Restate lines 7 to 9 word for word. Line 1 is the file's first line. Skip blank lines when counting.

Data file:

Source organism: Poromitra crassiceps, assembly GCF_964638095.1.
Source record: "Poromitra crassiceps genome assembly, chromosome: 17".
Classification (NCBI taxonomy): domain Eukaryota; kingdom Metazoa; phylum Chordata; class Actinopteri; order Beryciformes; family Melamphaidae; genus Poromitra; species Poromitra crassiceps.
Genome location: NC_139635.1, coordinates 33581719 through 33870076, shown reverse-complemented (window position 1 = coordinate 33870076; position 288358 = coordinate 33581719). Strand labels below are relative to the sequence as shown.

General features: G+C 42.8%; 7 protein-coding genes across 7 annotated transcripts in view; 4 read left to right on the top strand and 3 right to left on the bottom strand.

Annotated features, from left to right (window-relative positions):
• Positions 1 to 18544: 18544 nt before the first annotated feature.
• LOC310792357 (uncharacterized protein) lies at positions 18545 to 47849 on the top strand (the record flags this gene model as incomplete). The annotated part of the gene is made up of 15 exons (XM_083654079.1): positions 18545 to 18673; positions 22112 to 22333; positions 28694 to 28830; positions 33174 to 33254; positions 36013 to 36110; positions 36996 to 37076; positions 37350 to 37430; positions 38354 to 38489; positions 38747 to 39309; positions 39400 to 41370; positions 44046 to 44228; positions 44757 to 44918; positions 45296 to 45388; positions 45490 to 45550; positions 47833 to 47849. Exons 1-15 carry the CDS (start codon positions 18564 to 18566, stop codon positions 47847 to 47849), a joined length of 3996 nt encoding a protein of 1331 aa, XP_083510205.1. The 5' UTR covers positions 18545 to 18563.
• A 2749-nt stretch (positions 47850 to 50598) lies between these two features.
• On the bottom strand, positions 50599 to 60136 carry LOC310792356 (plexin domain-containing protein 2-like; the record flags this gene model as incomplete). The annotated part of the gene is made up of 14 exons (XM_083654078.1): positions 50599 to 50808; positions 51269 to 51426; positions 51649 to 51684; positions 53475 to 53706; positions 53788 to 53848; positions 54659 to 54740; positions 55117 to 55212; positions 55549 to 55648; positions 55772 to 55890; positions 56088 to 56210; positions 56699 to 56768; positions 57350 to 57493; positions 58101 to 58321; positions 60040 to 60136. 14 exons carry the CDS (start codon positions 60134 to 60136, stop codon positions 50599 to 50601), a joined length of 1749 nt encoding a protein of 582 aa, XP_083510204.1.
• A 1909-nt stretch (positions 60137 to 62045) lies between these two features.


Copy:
• Positions 1 to 18544: 18544 nt before the first annotated feature.
• LOC310792357 (uncharacterized protein) lies at positions 18545 to 47849 on the top strand (the record flags this gene model as incomplete). The annotated part of the gene is made up of 15 exons (XM_083654079.1): positions 18545 to 18673; positions 22112 to 22333; positions 28694 to 28830; positions 33174 to 33254; positions 36013 to 36110; positions 36996 to 37076; positions 37350 to 37430; positions 38354 to 38489; positions 38747 to 39309; positions 39400 to 41370; positions 44046 to 44228; positions 44757 to 44918; positions 45296 to 45388; positions 45490 to 45550; positions 47833 to 47849. Exons 1-15 carry the CDS (start codon positions 18564 to 18566, stop codon positions 47847 to 47849), a joined length of 3996 nt encoding a protein of 1331 aa, XP_083510205.1. The 5' UTR covers positions 18545 to 18563.
• A 2749-nt stretch (positions 47850 to 50598) lies between these two features.